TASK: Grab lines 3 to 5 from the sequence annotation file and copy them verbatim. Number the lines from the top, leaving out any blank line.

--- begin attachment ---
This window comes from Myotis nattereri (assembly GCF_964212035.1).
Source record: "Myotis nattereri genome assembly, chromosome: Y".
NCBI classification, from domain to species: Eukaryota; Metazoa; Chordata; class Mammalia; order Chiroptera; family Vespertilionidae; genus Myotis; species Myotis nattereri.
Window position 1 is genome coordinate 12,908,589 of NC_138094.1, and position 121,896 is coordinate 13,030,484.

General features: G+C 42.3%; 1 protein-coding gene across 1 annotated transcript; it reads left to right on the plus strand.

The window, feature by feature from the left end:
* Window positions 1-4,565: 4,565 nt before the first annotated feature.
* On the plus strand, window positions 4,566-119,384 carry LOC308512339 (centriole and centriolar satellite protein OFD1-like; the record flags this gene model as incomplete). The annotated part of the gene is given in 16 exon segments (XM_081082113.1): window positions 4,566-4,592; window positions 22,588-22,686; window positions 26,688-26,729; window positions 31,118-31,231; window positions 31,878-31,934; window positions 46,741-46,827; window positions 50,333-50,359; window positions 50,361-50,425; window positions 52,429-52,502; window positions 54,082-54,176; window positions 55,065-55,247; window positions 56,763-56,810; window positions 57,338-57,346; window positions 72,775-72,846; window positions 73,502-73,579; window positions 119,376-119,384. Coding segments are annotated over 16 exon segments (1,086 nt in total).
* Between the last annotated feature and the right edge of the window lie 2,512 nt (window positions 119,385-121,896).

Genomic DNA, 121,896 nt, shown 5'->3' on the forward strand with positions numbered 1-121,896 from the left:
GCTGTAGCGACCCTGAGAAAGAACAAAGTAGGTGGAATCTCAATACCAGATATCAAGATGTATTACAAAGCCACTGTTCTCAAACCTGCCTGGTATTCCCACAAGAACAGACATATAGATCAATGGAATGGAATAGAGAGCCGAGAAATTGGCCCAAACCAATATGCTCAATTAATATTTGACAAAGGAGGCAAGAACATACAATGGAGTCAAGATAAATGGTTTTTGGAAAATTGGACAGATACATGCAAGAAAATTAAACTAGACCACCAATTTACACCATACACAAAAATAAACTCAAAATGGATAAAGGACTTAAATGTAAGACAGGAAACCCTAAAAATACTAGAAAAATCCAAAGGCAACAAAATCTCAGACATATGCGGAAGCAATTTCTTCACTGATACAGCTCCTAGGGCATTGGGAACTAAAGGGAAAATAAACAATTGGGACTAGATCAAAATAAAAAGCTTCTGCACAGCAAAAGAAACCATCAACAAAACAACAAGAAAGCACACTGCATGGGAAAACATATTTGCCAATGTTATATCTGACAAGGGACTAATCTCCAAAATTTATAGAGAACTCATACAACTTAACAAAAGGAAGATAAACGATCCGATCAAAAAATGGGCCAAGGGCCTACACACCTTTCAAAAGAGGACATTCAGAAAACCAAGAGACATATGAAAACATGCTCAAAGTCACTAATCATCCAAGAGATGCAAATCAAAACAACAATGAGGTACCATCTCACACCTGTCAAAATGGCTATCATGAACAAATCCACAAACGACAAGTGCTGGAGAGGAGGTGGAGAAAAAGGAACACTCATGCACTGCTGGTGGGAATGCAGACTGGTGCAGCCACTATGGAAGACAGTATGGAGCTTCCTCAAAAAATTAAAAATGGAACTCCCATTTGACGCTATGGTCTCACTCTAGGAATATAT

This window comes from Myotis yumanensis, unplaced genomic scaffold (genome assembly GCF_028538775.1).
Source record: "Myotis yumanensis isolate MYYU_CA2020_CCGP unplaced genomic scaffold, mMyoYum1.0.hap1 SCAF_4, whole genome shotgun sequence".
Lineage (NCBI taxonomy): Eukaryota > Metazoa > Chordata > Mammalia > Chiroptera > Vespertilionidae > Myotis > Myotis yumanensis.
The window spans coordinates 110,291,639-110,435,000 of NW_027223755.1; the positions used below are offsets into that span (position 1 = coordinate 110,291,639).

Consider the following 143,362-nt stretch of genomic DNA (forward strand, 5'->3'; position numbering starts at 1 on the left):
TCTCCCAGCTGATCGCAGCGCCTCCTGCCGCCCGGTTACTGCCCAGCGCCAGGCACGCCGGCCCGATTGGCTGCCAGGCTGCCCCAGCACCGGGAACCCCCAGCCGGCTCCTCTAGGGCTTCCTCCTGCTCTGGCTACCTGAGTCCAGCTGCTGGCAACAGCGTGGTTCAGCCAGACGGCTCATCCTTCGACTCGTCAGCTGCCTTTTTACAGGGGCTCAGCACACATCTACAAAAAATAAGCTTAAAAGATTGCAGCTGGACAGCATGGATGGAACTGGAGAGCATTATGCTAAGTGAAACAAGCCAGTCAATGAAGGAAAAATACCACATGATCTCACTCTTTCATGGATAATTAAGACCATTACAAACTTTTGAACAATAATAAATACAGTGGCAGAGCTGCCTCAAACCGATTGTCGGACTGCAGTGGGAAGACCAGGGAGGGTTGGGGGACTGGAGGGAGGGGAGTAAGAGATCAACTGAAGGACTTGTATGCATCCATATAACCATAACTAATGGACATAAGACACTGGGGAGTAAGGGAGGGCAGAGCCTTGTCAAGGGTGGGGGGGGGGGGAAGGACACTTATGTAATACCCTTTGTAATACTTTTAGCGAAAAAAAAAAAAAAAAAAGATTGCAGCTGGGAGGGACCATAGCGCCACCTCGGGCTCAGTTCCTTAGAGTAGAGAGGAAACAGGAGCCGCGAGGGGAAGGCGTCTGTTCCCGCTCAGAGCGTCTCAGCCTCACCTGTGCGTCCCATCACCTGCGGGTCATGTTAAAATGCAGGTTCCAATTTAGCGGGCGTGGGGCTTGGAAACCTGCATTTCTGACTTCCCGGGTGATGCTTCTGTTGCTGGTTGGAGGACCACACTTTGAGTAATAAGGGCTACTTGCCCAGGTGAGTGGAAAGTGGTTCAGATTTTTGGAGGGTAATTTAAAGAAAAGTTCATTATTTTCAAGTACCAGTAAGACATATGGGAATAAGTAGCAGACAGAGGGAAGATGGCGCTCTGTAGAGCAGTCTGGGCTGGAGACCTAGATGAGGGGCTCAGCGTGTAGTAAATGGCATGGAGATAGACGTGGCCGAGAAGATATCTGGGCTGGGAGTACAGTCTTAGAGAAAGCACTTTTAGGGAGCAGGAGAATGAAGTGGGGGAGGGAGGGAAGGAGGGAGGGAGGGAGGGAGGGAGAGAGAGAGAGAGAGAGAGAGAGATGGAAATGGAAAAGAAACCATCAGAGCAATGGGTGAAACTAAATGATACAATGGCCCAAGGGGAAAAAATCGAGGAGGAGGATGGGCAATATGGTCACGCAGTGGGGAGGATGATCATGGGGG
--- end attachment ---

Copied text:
NCBI classification, from domain to species: Eukaryota; Metazoa; Chordata; class Mammalia; order Chiroptera; family Vespertilionidae; genus Myotis; species Myotis nattereri.
Window position 1 is genome coordinate 12,908,589 of NC_138094.1, and position 121,896 is coordinate 13,030,484.

General features: G+C 42.3%; 1 protein-coding gene across 1 annotated transcript; it reads left to right on the plus strand.